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U.S. Department of Health and Human Services

Animal & Veterinary

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CVM GFI #55 Supportive Data for Cat Food Labels Bearing "Reduces Urinary pH Claims: Protocol Development

Revised --

U.S. DEPARTMENT OF HEALTH AND HUMAN SERVICES
PUBLIC HEALTH SERVICE
FOOD AND DRUG ADMINISTRATION
CENTER FOR VETERINARY MEDICINE

Supportive Data for Cat Food Labels Bearing "Reduces Urinary pH" Claims: Guideline in Protocol Development

Guidelines state procedures or practices that may be useful to the persons whom they are directed, but they are not legal requirements. Guidelines represent the agency's position on a procedure or a practice at the time of their issuance. A person may follow the guideline or may choose to follow alternate procedures or practices. If a person chooses to use alternate procedures or practices, that person may wish to discuss the matter further with the agency to prevent the expenditure of money or effort on activities that may later be determined to be unacceptable to FDA. A guideline does not bind the agency, and it does not confer any rights, privileges, or benefits for or on any person. When a guideline states a requirement imposed by statute or regulation, however, the requirement is law and its force and effect are not changed in any way by virtue of its inclusion in the guideline.

William Burkholder, DVM
Center for Veterinary Medicine
June, 1994

Docket No. 94D-0230


Supportive Data for Cat Food Labels Bearing "Reduces Urinary pH" Claims: Guideline in Protocol Development

  1. Test diet formulations should be nutritionally complete and balanced. This should be demonstrated by, at minimum, the successful passage of an adult maintenance feeding trial using current AAFCO protocols. Formulations should be limited to ingredients that are justifiable on a nutritional basis, and amounts of ingredients should be consistent with sound nutritional practices.
  2. Product utility (i.e., the ability of the diet to produce an appropriately acidic urine) should be demonstrated by means of well controlled, scientifically sound studies. At minimum, a concurrent control group of cats fed a non-acidifying diet is needed to allow for meaningful comparisons. To facilitate data collection, cats should be housed individually, not in groups. The control diet may be a commercially available product or an experimental formulation (such as the test diet minus its acidifying components). It should also be nutritionally complete and balanced, preferably determined by previous testing using AAFCO protocols. Adequate numbers of animals in control and test groups, as determined by appropriate statistical methodology, should be used in order to be able to detect statistically significant differences between groups.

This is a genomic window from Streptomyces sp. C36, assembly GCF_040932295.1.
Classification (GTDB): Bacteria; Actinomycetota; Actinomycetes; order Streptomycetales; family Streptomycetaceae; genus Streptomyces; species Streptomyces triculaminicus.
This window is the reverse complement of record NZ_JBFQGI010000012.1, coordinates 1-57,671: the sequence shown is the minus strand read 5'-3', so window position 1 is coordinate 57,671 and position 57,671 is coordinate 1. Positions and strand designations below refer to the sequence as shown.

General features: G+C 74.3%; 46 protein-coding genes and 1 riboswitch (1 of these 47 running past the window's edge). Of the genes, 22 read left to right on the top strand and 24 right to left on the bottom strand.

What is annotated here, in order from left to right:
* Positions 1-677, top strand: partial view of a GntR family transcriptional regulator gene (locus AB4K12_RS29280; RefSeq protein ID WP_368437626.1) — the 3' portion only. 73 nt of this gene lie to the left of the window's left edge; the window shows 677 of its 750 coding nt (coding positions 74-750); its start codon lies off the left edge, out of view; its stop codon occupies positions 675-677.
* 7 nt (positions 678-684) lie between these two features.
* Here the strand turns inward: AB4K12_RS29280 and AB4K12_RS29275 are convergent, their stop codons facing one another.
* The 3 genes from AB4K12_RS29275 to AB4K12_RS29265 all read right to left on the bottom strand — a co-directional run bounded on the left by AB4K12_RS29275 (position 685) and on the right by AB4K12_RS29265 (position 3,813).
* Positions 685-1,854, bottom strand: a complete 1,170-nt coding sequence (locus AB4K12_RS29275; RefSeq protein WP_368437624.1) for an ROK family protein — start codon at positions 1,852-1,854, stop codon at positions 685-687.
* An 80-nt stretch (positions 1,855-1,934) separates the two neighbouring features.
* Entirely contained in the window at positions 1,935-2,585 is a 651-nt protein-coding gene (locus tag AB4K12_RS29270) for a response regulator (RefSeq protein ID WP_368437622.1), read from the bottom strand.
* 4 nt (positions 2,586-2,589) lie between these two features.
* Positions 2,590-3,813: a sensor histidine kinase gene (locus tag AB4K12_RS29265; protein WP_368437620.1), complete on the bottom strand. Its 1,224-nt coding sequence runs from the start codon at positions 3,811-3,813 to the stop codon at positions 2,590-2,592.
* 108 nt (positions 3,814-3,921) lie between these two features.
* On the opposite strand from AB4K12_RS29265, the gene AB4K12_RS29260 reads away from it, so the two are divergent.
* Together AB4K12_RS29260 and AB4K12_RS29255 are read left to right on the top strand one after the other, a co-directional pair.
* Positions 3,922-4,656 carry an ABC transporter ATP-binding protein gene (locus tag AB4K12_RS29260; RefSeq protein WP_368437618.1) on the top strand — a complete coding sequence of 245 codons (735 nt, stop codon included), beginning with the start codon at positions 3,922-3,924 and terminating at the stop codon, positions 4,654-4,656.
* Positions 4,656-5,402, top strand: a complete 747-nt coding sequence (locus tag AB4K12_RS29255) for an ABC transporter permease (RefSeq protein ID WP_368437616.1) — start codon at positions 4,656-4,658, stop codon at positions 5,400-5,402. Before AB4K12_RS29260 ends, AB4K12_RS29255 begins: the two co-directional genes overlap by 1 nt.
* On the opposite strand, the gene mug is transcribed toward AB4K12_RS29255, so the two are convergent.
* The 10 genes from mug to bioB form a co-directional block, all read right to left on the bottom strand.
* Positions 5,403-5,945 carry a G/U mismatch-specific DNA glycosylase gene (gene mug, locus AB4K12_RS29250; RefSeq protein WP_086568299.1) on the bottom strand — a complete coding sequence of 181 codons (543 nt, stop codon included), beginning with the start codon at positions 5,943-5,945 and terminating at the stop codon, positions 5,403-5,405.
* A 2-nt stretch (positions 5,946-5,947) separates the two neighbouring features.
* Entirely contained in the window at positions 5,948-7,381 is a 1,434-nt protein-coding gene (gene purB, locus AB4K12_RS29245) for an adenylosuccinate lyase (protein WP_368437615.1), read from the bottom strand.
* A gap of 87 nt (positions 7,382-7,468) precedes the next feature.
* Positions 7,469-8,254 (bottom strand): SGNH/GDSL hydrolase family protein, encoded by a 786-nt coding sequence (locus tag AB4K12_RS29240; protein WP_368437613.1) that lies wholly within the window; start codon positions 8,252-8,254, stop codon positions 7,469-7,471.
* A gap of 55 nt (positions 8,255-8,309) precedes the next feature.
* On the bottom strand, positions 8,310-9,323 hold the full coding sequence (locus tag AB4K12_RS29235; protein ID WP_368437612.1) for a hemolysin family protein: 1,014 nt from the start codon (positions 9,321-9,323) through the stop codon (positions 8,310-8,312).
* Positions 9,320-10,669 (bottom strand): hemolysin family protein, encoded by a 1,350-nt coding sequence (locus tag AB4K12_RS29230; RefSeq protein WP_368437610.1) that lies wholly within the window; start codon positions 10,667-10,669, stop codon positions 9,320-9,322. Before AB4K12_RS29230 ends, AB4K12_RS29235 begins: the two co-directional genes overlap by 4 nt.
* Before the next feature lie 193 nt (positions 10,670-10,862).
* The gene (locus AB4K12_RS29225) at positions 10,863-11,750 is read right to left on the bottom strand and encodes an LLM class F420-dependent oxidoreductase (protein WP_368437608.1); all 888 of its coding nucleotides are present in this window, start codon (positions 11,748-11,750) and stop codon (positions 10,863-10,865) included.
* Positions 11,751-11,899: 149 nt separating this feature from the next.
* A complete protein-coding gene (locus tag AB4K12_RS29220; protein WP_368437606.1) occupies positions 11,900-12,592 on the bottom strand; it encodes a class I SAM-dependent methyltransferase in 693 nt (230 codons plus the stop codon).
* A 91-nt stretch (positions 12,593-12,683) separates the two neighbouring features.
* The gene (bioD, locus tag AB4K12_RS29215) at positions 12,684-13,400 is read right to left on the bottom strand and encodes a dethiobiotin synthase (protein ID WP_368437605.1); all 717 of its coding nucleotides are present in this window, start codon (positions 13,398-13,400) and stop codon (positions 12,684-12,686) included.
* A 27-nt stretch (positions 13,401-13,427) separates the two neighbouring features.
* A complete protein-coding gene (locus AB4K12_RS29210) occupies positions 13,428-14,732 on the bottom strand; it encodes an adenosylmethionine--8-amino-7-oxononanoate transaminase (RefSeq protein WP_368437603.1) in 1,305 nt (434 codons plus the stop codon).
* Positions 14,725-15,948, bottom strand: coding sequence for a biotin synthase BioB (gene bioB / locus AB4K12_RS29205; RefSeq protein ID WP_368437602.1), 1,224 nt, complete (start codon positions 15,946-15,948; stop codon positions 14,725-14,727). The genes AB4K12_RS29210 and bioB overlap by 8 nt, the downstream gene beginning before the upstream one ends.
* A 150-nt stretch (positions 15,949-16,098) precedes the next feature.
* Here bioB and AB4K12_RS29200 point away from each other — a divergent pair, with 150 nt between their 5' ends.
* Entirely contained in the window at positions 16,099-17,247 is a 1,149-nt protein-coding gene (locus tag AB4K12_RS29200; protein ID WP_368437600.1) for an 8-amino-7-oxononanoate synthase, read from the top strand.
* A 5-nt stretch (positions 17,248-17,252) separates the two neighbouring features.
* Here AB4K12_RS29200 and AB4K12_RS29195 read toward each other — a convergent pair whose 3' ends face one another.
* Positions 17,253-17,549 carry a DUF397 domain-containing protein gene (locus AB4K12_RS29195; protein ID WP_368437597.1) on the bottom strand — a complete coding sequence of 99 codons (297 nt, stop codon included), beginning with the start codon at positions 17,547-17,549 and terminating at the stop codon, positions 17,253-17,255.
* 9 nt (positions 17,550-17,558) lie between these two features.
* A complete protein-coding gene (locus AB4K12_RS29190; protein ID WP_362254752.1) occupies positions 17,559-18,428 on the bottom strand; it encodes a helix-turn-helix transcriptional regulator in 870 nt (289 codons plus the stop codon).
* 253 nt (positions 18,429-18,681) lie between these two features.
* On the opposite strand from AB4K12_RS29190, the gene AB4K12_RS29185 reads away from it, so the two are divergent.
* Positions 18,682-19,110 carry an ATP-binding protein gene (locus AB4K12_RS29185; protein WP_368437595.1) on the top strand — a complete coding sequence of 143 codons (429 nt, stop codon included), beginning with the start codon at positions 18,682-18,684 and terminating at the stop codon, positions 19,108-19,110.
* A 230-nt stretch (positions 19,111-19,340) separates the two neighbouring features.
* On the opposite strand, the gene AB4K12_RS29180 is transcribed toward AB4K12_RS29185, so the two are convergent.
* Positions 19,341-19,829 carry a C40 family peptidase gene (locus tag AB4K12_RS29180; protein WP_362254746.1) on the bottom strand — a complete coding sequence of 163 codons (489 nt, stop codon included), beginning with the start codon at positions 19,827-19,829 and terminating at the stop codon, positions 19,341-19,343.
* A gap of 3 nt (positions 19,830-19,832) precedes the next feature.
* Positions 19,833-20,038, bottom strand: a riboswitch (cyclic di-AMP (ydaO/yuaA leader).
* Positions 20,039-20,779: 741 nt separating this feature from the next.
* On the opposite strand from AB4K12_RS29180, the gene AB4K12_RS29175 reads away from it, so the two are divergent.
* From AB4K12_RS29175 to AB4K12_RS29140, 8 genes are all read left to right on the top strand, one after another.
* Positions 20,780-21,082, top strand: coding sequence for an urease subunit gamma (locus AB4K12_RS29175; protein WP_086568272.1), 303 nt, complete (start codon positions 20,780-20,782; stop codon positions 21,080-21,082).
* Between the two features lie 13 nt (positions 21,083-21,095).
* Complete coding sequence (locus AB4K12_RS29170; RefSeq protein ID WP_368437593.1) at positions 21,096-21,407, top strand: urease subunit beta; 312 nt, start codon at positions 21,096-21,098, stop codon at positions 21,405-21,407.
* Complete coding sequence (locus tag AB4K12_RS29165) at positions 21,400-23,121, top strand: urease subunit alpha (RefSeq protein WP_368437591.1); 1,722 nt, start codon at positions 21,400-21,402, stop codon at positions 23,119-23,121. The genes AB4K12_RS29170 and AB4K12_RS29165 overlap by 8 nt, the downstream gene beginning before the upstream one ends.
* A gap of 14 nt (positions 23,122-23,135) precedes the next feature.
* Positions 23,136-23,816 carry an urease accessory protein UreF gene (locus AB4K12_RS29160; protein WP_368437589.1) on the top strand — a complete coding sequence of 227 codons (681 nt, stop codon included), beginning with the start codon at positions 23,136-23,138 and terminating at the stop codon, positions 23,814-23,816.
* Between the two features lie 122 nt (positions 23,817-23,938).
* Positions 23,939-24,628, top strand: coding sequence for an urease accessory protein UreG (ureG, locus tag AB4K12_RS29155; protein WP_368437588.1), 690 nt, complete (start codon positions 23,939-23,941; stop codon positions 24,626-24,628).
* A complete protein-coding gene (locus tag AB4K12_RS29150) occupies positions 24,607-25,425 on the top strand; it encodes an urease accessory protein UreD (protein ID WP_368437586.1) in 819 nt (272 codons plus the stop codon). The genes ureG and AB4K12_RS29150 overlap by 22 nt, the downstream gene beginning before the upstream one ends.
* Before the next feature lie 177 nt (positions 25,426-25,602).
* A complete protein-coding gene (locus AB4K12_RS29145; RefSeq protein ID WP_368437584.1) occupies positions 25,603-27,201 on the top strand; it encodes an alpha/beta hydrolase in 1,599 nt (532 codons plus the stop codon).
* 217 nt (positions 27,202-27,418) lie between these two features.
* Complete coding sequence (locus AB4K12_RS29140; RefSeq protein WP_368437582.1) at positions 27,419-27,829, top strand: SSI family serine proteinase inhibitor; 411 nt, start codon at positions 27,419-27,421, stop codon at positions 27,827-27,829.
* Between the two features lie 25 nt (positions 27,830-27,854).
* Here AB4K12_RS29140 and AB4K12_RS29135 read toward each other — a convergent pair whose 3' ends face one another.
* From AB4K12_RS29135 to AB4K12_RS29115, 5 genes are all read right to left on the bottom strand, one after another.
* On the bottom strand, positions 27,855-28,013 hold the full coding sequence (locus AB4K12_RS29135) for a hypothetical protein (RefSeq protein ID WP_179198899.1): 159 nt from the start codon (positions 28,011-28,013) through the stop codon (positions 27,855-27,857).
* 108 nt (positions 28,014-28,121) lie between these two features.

3. Data sufficient to demonstrate product safety are paramount. At minimum, data should include veterinary observations on cat health, as well as measurements of body weight, food consumption, urinalysis (including sediment examination), serum chemistries, blood gases, and mineral balances (Ca, P, Mg, K). Appropriate statistical comparisons should be conducted, using suitable methodology and numbers of animals to confidently (95 %) detect statistically significant (10%) differences, should they exist. Particular attention should be paid to parameters that assess renal and bone function. A necropsy should be performed on any animal that dies during the study, and the findings recorded. The reason for any medical treatment or removal of any animal from the study should be noted.
  4. The length of the studies should be sufficient to assure product safety. At minimum, a six-month study, consistent with the length of time to conduct an AAFCO maintenance feeding trial, is needed. Food consumption and body weight determinations should be measured routinely. Data on other parameters should be collected on at least four occasions during the course of the study, including the beginning and termination of the study.
  5. The submission should include all data generated, and include both data on individual animals and group summaries. Full discussion of product formulation, experimental methodology, statistical methods, and interpretation of findings should be included.
  6. Data on additional parameters and/or longer studies may be required depending on the study findings. It is prudent to keep animals on test and to continue data collection while the six-month data is under review. Aliquots of serum and urine samples should be frozen for possible additional testing.
  7. These key points cannot address all specifics in protocol design. Submission of protocols for review is strongly encouraged. Questions on details of the protocols should be resolved before the study is begun.